Under the Influence: When A Landslide Brought Me Down

Lately, everything’s been feeling a bit like a landslide. It gradually starts with just a bit of instability, picks up speed when it finds like-minded volatile objects, and suddenly, with the solidarity of a thousand moving parts all determined to fall, it comes crashing down. Sometimes I can’t tell if I am one of the precariously motivated objects, or if I’m the wee little human hanging out at the bottom. Either or, the song “Landslide” by Fleetwood Mac usually captures the essence of that moment just before, almost as if you could freeze time to see the fall before it happens.

I’ve been listening to it a lot, which is usually never a good sign—seeking out a listen of “Landslide” generally means I want to cry all the tears out of my body—but recently I decided to share in this joy and give it a play on my radio show. (Shameless plug, listen to me Wednesdays from 1:00-2:00 p.m. on KXSU 102.1 FM!) I decided to follow it up with another super underrated band, Lower Dens, of Baltimore, Maryland. I was pleasantly surprised as one song melded into the next, in strikingly complementary voices.

The incredibly famous and incredibly heartwrenching “Landslide” was written by Stevie Nicks as one of the first original songs she wrote before joining the band Fleetwood Mac, along with “Rhiannon.” It was recorded in 1975 for their self-titled album.

The song itself was written in 1973 during one of Nicks’ visits to Aspen, Colorado in someone’s living room. “Looking out at the Rocky Mountains pondering the avalanche of everything that had come crashing down on us … at that moment, my life truly felt like a landslide in many ways.” She had been deliberating a big decision in her life: continuing with school, or continuing with music with her then boyfriend, guitarist Lindsey Buckingham. She had just released an album with him entitled Buckingham Nicks, yet they were not seeing eye to eye.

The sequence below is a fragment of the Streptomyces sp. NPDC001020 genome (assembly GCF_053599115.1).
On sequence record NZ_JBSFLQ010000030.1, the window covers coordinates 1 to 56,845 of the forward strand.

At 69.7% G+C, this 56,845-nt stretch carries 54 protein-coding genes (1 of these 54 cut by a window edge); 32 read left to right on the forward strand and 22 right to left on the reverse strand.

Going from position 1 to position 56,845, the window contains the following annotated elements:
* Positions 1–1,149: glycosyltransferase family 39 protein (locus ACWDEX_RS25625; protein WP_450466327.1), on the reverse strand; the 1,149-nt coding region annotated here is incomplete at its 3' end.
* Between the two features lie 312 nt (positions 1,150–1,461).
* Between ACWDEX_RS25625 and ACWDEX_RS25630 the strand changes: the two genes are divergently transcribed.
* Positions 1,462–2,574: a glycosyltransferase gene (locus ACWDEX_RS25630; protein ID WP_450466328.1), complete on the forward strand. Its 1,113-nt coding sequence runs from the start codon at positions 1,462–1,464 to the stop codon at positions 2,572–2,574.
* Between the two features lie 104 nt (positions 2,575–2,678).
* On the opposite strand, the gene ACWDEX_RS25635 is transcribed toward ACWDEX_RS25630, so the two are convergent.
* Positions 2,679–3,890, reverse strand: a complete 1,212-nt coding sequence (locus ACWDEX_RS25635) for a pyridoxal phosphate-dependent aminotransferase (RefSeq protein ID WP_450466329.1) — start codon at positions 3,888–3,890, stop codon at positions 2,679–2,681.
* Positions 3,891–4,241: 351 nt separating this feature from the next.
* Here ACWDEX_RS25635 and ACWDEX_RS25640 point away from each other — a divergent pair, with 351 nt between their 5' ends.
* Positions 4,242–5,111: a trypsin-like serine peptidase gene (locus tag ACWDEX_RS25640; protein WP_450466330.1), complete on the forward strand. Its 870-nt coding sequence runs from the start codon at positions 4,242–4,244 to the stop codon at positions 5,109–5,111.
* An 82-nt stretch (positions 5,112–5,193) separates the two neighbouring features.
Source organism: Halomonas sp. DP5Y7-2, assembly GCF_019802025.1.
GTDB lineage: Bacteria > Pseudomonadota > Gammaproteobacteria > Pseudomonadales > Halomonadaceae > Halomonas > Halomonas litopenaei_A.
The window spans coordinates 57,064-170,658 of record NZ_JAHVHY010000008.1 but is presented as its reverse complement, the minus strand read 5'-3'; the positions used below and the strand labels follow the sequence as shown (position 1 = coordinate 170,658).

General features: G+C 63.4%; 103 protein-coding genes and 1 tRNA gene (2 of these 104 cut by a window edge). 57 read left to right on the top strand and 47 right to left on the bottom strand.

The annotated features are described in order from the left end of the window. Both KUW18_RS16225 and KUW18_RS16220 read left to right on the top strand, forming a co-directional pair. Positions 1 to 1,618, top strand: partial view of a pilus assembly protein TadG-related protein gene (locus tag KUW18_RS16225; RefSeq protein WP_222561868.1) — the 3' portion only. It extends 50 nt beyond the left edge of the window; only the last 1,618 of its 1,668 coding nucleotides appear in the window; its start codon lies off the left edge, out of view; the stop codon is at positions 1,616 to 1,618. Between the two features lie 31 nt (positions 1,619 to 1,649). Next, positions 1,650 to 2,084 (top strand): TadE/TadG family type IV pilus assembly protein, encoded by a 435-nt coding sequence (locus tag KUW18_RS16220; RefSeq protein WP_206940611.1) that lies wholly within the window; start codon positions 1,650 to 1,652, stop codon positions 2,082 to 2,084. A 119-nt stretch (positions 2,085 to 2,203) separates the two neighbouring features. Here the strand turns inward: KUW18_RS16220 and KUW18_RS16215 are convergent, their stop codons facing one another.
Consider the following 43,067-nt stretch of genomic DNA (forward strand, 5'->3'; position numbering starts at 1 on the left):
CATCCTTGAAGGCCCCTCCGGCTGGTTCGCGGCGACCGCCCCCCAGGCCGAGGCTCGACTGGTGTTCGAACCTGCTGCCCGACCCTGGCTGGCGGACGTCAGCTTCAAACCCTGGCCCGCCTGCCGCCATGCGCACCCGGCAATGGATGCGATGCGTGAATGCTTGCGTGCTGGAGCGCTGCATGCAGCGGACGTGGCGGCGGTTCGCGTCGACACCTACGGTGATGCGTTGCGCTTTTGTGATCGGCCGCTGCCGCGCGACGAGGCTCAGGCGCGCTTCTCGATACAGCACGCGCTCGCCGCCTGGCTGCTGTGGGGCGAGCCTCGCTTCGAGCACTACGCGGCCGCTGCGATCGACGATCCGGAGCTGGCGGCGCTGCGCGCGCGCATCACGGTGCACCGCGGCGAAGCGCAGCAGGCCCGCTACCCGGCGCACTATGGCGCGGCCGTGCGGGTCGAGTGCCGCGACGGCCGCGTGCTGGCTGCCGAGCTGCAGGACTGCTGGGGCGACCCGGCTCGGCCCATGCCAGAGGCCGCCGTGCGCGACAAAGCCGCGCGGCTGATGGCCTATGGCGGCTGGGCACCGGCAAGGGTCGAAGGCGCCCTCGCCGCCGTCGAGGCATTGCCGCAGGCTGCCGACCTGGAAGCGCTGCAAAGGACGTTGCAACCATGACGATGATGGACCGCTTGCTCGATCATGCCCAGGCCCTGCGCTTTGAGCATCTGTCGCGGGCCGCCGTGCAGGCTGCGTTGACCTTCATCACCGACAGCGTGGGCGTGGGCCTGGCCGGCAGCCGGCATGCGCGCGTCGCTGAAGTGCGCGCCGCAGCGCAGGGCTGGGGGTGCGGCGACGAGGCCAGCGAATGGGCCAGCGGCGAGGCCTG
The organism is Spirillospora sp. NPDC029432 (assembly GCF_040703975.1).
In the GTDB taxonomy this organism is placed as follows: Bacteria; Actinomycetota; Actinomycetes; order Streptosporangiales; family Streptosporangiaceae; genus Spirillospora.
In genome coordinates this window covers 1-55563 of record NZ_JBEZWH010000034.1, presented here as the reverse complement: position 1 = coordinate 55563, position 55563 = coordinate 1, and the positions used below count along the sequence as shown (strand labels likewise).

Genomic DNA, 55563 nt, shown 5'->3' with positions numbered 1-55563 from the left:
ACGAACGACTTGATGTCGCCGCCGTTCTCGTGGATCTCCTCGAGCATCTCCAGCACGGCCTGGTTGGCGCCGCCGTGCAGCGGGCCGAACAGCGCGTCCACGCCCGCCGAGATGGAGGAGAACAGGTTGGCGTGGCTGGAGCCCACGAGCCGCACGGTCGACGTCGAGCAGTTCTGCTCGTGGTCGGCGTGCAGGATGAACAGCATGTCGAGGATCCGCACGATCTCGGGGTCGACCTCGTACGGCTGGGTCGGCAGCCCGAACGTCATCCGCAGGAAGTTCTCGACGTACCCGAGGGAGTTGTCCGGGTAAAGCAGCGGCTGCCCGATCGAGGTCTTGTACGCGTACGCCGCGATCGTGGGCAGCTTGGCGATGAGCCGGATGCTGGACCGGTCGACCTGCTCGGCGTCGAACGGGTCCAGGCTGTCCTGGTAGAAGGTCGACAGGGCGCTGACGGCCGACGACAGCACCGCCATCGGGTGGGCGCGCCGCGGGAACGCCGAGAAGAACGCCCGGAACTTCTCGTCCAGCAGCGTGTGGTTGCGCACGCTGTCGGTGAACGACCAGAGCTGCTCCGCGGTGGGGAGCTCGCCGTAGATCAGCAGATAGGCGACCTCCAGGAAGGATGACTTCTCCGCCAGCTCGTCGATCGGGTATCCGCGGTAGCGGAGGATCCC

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It begins with a sweet progression of fingerpicked chords that becomes instantly recognizable to listeners, held steady throughout the song and joined by a plethora of acoustic sounds that chime in along to Nicks’ voice. A voice that brings the emphasis behind the notes of the guitar right in front of your face. She speaks to you throughout, with both a sense of intimate confidentiality, like old friends who understand each other deeply.

“Can the child within my heart rise above? Can I handle the seasons of my life?”

“Well I’ve been afraid of changing cause I built my life around you.”

She never loses herself, in the carefully controlled nuances of her voice, and yet there is a part of her that seems distant, like a woman on the verge of change.

Lower Dens is the brainchild of lead singer Jana Hunter, who had performed as a solo artist under her own name for some time before she realized she found more pleasure in recording with a backing band. She is now joined by bassist Geoff Graham, drummer Nate Nelson, and guitarist Walker Teret, who together finished recording their third album, Escape from Evil, in March 2015.

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Lower Dens’ Facebook

“Ondine” opens with a gruff, low synth beat, followed by a shaky guitar that immediately deviates from the Fleetwood Mac track. It isn’t until Hunter herself begins to layer her straightforward, full voice that the comparison becomes clearer. “I think you’ll understand the way I feel can’t be helped,” she admits. It is a dejecting beginning to a song that describes the discouraged aftermath of a breakup. The chorus is the repeated line, “I will treat you better,” a lilting and crushing repetition of a soft nicety, with the awareness that it is spoken too late. Hunters ends with a howling, “Hold, hold on, oh my love,” in what can only be described as a landslide of emotions.

Nicks recalls her mindset as she pondered the topics in “Landslide.” “I had gotten to a point where it was like, ‘I’m not happy. I am tired. But I don’t know if we can do any better than this. If nobody likes this, then what are we going to do?’ So during that two months, I made a decision to continue. ‘Landslide’ was the decision.”


ADRIENNE HOHENSEE | I Will Treat Me Better | KXSU Music Reporter

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